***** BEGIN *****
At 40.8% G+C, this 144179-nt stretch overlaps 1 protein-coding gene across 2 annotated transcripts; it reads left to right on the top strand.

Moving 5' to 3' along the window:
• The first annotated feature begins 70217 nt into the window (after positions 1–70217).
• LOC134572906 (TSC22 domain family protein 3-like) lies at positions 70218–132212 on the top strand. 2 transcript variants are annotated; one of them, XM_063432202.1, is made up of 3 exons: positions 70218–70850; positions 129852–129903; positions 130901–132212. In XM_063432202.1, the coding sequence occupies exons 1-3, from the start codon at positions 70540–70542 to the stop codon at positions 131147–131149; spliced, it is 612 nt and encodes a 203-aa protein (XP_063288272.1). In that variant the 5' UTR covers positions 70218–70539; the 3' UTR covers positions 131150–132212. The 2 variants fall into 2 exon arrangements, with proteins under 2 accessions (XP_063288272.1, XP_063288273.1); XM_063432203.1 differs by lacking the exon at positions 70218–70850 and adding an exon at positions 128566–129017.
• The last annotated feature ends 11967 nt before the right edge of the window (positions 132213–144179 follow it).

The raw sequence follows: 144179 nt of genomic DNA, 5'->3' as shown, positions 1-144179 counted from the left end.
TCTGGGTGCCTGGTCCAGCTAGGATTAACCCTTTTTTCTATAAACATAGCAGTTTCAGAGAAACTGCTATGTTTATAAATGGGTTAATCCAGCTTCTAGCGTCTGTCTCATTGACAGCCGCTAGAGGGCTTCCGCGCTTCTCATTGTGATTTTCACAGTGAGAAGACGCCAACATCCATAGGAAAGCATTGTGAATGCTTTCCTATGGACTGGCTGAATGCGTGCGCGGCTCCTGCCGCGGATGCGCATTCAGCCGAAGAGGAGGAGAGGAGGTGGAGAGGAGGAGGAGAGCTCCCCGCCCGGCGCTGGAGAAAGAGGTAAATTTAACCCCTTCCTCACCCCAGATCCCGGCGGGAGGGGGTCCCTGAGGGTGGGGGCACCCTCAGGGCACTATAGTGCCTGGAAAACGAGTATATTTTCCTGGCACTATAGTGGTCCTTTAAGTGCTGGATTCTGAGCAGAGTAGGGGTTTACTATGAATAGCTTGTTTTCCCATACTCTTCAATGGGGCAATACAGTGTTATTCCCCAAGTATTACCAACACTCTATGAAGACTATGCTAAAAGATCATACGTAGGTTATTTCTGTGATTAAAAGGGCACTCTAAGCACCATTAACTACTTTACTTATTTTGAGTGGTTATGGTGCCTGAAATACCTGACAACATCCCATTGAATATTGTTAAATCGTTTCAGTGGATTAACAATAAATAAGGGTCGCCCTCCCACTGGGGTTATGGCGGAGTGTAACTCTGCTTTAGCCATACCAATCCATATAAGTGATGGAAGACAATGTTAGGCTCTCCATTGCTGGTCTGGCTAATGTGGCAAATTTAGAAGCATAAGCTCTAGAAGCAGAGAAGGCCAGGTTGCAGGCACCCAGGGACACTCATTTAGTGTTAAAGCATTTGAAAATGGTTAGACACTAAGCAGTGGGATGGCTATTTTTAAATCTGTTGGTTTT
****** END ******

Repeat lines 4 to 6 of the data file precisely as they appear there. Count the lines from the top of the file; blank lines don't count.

• LOC134572906 (TSC22 domain family protein 3-like) lies at positions 70218–132212 on the top strand. 2 transcript variants are annotated; one of them, XM_063432202.1, is made up of 3 exons: positions 70218–70850; positions 129852–129903; positions 130901–132212. In XM_063432202.1, the coding sequence occupies exons 1-3, from the start codon at positions 70540–70542 to the stop codon at positions 131147–131149; spliced, it is 612 nt and encodes a 203-aa protein (XP_063288272.1). In that variant the 5' UTR covers positions 70218–70539; the 3' UTR covers positions 131150–132212. The 2 variants fall into 2 exon arrangements, with proteins under 2 accessions (XP_063288272.1, XP_063288273.1); XM_063432203.1 differs by lacking the exon at positions 70218–70850 and adding an exon at positions 128566–129017.
• The last annotated feature ends 11967 nt before the right edge of the window (positions 132213–144179 follow it).

The raw sequence follows: 144179 nt of genomic DNA, 5'->3' as shown, positions 1-144179 counted from the left end.